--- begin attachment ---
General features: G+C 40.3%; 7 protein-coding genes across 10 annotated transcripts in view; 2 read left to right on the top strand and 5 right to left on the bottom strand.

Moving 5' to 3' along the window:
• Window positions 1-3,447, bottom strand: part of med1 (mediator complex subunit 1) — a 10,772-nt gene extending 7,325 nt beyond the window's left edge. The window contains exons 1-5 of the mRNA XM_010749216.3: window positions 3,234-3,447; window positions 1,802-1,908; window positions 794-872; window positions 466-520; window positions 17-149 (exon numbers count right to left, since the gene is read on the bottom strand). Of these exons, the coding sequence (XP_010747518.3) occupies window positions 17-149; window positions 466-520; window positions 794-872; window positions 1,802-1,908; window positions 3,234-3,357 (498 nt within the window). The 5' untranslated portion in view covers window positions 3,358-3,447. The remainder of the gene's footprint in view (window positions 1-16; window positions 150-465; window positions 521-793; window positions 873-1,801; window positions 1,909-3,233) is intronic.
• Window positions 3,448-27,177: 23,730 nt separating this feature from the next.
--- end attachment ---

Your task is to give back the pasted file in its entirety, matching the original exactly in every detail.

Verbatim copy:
General features: G+C 40.3%; 7 protein-coding genes across 10 annotated transcripts in view; 2 read left to right on the top strand and 5 right to left on the bottom strand.

Moving 5' to 3' along the window:
• Window positions 1-3,447, bottom strand: part of med1 (mediator complex subunit 1) — a 10,772-nt gene extending 7,325 nt beyond the window's left edge. The window contains exons 1-5 of the mRNA XM_010749216.3: window positions 3,234-3,447; window positions 1,802-1,908; window positions 794-872; window positions 466-520; window positions 17-149 (exon numbers count right to left, since the gene is read on the bottom strand). Of these exons, the coding sequence (XP_010747518.3) occupies window positions 17-149; window positions 466-520; window positions 794-872; window positions 1,802-1,908; window positions 3,234-3,357 (498 nt within the window). The 5' untranslated portion in view covers window positions 3,358-3,447. The remainder of the gene's footprint in view (window positions 1-16; window positions 150-465; window positions 521-793; window positions 873-1,801; window positions 1,909-3,233) is intronic.
• Window positions 3,448-27,177: 23,730 nt separating this feature from the next.